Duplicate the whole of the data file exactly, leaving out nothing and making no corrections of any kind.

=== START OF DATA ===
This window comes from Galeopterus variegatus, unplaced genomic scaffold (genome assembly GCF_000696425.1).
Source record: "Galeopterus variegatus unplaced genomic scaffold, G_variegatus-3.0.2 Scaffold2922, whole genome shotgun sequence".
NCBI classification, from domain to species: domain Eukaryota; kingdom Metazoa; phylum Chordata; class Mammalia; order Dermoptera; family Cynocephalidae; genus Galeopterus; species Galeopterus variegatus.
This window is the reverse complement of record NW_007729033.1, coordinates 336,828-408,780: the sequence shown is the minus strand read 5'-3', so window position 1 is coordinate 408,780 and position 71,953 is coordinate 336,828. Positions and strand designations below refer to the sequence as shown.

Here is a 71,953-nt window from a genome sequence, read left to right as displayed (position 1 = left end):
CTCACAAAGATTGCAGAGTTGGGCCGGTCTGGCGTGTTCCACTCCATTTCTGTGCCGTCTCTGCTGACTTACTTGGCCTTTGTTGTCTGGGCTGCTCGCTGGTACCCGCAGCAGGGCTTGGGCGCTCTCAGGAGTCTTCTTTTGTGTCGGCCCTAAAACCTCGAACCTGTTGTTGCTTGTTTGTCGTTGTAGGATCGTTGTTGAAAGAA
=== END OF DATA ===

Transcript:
This window comes from Galeopterus variegatus, unplaced genomic scaffold (genome assembly GCF_000696425.1).
Source record: "Galeopterus variegatus unplaced genomic scaffold, G_variegatus-3.0.2 Scaffold2922, whole genome shotgun sequence".
NCBI classification, from domain to species: domain Eukaryota; kingdom Metazoa; phylum Chordata; class Mammalia; order Dermoptera; family Cynocephalidae; genus Galeopterus; species Galeopterus variegatus.
This window is the reverse complement of record NW_007729033.1, coordinates 336,828-408,780: the sequence shown is the minus strand read 5'-3', so window position 1 is coordinate 408,780 and position 71,953 is coordinate 336,828. Positions and strand designations below refer to the sequence as shown.

Here is a 71,953-nt window from a genome sequence, read left to right as displayed (position 1 = left end):
CTCACAAAGATTGCAGAGTTGGGCCGGTCTGGCGTGTTCCACTCCATTTCTGTGCCGTCTCTGCTGACTTACTTGGCCTTTGTTGTCTGGGCTGCTCGCTGGTACCCGCAGCAGGGCTTGGGCGCTCTCAGGAGTCTTCTTTTGTGTCGGCCCTAAAACCTCGAACCTGTTGTTGCTTGTTTGTCGTTGTAGGATCGTTGTTGAAAGAA